If you're seeing this message, it means we're having trouble loading external resources on our website.

If you're behind a web filter, please make sure that the domains *.kastatic.org and *.kasandbox.org are unblocked.

Main content

Memory reconstruction, source monitoring, and emotional memories

Learn about memory reconstruction, source monitoring, and flashbulb memories.
.
Created by Carole Yue.

Want to join the conversation?

  • male robot hal style avatar for user karamdio
    is there a way of making sure that you don't adapt what you saw or heard
    (4 votes)
    Default Khan Academy avatar avatar for user
  • old spice man green style avatar for user Don Spence
    We are in an era where everything is saved in pixels. Has anyone performed a study to see whether our persistence of unaltered memory has improved since before the time when video and phone cameras were ubiquitous?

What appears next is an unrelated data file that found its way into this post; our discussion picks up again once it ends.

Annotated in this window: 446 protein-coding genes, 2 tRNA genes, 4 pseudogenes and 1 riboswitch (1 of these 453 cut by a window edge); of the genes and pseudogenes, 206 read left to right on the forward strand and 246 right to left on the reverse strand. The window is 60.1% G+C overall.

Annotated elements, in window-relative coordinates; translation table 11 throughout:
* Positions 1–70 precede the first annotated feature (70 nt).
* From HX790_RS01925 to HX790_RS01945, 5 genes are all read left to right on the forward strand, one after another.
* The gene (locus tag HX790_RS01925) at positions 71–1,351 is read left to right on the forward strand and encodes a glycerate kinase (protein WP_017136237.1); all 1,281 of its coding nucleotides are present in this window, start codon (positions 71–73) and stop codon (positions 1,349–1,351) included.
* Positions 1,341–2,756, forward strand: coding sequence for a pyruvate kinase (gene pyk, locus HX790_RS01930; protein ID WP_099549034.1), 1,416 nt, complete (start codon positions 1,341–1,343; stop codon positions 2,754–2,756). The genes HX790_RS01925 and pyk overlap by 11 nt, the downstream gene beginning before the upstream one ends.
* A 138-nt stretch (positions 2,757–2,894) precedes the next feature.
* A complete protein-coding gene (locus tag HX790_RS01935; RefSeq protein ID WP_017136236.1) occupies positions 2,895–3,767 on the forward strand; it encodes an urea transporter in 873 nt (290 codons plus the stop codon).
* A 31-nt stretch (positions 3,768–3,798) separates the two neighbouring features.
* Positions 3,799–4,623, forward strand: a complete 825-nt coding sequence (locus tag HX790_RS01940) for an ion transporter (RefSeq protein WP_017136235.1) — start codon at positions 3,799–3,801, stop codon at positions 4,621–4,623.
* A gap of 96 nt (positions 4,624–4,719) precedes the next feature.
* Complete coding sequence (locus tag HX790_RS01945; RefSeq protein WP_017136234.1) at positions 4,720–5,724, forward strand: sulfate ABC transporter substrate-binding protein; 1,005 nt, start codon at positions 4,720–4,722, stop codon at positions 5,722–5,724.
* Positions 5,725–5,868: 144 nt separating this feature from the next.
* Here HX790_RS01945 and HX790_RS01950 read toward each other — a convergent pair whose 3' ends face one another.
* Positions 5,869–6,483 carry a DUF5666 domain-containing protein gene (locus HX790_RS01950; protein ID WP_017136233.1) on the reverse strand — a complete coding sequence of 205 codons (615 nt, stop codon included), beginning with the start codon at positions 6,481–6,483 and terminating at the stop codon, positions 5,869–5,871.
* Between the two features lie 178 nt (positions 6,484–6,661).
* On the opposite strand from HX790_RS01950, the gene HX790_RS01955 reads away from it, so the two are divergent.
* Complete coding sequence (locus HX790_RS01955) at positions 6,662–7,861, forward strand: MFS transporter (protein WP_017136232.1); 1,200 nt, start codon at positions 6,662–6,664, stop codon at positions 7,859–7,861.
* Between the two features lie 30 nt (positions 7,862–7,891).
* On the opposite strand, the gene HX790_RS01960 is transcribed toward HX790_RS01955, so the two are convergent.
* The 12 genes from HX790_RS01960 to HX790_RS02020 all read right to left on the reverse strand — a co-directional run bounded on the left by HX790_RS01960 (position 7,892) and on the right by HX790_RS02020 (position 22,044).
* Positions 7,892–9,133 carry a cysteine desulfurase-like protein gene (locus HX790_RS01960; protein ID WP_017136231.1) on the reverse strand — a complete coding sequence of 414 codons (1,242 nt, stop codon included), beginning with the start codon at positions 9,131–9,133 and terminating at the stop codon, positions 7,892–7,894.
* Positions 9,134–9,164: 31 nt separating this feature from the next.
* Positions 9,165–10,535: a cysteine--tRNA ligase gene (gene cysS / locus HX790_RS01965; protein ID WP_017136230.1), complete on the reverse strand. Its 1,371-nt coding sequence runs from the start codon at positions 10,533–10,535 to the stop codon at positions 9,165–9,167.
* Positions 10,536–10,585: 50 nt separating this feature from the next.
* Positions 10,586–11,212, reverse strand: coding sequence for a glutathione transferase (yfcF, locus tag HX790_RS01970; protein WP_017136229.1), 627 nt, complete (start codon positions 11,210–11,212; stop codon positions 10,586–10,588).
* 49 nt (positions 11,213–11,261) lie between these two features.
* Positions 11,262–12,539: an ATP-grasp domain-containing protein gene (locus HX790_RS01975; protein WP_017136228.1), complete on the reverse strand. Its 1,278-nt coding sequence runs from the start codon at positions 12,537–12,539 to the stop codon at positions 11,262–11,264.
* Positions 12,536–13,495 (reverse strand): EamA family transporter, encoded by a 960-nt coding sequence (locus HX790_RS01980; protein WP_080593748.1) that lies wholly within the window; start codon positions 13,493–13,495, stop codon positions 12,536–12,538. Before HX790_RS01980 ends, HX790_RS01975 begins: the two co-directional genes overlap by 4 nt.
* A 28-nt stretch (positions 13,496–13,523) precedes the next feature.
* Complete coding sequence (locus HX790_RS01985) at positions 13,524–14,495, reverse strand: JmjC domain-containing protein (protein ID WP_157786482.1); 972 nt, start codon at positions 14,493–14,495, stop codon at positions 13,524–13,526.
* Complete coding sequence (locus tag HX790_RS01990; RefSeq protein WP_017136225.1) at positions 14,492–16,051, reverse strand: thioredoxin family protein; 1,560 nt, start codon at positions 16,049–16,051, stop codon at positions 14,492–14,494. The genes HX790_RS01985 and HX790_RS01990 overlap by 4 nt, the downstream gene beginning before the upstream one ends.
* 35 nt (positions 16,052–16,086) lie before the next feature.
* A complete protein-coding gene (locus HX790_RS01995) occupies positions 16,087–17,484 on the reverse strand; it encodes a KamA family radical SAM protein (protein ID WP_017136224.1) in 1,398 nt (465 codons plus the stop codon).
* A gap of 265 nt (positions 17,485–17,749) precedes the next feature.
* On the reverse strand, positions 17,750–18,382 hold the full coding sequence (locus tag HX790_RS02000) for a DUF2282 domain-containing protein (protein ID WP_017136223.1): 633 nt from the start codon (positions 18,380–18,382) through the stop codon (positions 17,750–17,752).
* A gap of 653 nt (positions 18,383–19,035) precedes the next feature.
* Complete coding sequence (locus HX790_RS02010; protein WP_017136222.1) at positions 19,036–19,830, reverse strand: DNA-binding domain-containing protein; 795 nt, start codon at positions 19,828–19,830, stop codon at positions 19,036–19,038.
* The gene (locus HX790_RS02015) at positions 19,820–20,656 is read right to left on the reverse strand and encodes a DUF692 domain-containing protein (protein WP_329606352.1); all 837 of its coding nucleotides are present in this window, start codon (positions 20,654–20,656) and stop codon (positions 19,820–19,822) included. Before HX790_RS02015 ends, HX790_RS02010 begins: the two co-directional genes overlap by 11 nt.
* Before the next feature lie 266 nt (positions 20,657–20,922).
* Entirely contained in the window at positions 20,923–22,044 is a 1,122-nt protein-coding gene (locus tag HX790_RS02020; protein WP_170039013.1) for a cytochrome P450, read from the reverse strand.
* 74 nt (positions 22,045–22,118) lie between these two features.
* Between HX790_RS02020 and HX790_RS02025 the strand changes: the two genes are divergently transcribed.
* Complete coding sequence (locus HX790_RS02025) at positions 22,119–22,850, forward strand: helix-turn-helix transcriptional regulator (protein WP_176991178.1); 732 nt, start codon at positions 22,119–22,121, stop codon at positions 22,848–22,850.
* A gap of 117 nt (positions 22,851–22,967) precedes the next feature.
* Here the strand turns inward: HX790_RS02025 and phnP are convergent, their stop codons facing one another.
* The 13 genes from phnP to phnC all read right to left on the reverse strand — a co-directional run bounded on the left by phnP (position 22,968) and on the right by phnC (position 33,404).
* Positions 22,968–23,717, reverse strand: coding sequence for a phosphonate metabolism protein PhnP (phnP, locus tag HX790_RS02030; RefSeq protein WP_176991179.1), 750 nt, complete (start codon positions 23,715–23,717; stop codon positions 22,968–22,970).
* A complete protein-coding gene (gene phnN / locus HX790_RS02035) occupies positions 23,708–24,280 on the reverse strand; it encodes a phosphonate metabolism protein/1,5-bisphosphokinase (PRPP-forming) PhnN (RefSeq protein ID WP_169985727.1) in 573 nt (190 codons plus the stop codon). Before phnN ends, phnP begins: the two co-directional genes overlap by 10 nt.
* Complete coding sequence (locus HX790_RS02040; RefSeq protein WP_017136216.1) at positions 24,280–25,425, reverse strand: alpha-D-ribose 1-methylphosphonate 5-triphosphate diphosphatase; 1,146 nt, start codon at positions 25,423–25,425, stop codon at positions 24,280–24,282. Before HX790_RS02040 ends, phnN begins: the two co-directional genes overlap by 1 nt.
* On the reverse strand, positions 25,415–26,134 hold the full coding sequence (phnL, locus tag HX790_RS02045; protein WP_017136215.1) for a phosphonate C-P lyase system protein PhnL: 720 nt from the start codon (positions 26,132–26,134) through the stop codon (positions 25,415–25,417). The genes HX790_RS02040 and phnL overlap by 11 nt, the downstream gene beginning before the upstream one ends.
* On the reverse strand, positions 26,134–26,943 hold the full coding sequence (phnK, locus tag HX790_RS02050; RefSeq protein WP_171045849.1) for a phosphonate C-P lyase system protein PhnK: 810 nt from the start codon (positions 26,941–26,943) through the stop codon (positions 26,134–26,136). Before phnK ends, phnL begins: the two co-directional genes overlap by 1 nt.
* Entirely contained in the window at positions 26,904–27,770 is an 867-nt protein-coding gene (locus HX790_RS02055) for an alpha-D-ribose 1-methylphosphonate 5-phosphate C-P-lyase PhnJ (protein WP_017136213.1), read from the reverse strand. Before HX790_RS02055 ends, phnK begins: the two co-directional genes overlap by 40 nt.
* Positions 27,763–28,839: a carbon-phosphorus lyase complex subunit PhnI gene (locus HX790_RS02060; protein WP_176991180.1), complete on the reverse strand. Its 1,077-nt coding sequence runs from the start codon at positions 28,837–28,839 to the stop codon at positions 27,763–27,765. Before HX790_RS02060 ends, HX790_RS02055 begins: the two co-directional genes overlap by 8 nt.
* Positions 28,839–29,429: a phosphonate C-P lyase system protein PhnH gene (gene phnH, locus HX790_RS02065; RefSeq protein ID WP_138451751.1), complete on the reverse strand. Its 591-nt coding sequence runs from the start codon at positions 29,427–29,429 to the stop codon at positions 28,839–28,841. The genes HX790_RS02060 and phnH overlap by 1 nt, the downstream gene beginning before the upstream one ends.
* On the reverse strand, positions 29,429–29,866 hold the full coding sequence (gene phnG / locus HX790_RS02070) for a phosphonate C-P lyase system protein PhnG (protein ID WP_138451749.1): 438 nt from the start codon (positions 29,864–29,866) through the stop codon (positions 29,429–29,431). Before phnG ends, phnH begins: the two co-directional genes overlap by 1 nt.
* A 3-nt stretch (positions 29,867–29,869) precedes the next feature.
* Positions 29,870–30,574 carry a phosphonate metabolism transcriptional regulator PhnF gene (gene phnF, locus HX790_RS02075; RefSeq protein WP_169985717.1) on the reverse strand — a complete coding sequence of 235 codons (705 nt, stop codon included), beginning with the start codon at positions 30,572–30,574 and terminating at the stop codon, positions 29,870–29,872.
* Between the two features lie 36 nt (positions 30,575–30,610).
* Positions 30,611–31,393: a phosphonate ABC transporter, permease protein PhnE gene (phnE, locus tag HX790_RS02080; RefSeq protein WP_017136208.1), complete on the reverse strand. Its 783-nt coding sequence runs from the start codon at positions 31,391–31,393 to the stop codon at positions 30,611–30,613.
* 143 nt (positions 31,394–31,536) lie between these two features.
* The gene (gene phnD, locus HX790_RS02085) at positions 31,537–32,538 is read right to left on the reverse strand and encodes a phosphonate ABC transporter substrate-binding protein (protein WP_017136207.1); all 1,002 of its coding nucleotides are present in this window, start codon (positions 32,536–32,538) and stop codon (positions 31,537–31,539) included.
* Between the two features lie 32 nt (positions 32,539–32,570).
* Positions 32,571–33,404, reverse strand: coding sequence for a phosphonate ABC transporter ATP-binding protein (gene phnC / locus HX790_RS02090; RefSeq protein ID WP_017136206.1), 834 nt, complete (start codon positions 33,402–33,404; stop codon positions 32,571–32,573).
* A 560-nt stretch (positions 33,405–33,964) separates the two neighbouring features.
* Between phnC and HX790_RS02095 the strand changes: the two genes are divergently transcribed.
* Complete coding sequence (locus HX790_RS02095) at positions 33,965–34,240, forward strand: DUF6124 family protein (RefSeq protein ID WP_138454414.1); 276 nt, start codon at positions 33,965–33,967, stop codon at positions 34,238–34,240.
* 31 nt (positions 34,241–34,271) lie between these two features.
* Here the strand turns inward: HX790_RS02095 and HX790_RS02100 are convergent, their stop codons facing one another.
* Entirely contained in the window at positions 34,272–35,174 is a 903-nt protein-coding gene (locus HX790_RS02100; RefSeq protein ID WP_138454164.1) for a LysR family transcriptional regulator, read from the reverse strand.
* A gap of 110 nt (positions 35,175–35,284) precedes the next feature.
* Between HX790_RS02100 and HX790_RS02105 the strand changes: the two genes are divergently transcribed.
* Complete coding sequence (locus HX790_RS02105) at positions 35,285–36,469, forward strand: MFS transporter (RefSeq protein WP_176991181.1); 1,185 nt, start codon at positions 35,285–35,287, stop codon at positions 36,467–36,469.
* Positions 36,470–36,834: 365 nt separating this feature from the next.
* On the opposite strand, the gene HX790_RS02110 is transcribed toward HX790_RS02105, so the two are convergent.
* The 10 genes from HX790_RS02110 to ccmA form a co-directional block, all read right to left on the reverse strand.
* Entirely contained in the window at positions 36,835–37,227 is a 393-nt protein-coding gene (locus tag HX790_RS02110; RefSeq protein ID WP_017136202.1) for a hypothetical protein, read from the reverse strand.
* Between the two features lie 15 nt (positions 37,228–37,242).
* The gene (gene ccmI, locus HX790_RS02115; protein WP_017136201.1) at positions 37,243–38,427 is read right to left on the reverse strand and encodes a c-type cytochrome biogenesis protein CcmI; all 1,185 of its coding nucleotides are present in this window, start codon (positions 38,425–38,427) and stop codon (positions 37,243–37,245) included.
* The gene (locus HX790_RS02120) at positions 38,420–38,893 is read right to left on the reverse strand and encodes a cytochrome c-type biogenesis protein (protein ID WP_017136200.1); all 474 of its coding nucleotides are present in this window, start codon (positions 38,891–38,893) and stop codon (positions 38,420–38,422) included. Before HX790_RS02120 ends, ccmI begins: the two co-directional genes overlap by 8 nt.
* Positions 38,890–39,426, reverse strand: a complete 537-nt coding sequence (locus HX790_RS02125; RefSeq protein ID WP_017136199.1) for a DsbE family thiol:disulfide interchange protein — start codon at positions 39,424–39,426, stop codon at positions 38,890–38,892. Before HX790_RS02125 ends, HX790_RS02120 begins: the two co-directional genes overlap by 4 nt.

(5 votes)
    Default Khan Academy avatar avatar for user
    • blobby green style avatar for user Christopher Nam
      Interesting thought, don't know myself, but I'd either argue for it remaining constant (where persistence on important things/perspectives/norms is the same just different age-context, like you said 'pixels' era)
      Or possibly worsened (happened to read previous question on religion, and with regards to Judaism, verbal passing of history was the norm, unlike today's meager ability, this method was actually incredibly accurate and unchanged. Probably not the best correlation, but I don't think such a heavy 'memory usage' is in effect in today's culture)
      (1 vote)
  • mr pink red style avatar for user OccamsRazor
    can religion be subject to memory reconstruction and recall errors/exaggerations?
    (4 votes)
    Default Khan Academy avatar avatar for user
    • blobby green style avatar for user Bekky